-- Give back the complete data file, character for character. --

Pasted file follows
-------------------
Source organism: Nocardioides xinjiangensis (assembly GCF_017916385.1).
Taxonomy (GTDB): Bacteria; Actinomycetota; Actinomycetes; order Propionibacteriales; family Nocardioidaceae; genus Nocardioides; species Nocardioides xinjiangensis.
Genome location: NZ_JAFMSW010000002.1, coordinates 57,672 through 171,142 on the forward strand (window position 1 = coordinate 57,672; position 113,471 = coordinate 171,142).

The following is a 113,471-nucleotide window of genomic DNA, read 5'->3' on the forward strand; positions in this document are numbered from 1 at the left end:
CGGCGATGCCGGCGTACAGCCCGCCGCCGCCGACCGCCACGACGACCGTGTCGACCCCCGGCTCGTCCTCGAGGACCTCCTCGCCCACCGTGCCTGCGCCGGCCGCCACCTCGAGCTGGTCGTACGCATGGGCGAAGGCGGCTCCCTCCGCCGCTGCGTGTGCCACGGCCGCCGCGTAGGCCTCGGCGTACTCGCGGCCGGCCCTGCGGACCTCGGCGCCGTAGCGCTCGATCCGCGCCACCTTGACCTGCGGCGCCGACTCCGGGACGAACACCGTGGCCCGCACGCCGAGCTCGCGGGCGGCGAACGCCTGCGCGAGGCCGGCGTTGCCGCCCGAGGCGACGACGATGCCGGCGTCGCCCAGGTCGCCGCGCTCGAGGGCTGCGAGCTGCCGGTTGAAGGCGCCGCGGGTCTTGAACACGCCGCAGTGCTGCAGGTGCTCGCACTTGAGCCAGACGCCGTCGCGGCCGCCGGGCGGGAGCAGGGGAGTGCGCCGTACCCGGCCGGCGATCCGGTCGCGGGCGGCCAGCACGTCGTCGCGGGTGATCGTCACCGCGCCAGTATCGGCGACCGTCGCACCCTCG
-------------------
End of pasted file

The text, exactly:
Source organism: Nocardioides xinjiangensis (assembly GCF_017916385.1).
Taxonomy (GTDB): Bacteria; Actinomycetota; Actinomycetes; order Propionibacteriales; family Nocardioidaceae; genus Nocardioides; species Nocardioides xinjiangensis.
Genome location: NZ_JAFMSW010000002.1, coordinates 57,672 through 171,142 on the forward strand (window position 1 = coordinate 57,672; position 113,471 = coordinate 171,142).

The following is a 113,471-nucleotide window of genomic DNA, read 5'->3' on the forward strand; positions in this document are numbered from 1 at the left end:
CGGCGATGCCGGCGTACAGCCCGCCGCCGCCGACCGCCACGACGACCGTGTCGACCCCCGGCTCGTCCTCGAGGACCTCCTCGCCCACCGTGCCTGCGCCGGCCGCCACCTCGAGCTGGTCGTACGCATGGGCGAAGGCGGCTCCCTCCGCCGCTGCGTGTGCCACGGCCGCCGCGTAGGCCTCGGCGTACTCGCGGCCGGCCCTGCGGACCTCGGCGCCGTAGCGCTCGATCCGCGCCACCTTGACCTGCGGCGCCGACTCCGGGACGAACACCGTGGCCCGCACGCCGAGCTCGCGGGCGGCGAACGCCTGCGCGAGGCCGGCGTTGCCGCCCGAGGCGACGACGATGCCGGCGTCGCCCAGGTCGCCGCGCTCGAGGGCTGCGAGCTGCCGGTTGAAGGCGCCGCGGGTCTTGAACACGCCGCAGTGCTGCAGGTGCTCGCACTTGAGCCAGACGCCGTCGCGGCCGCCGGGCGGGAGCAGGGGAGTGCGCCGTACCCGGCCGGCGATCCGGTCGCGGGCGGCCAGCACGTCGTCGCGGGTGATCGTCACCGCGCCAGTATCGGCGACCGTCGCACCCTCG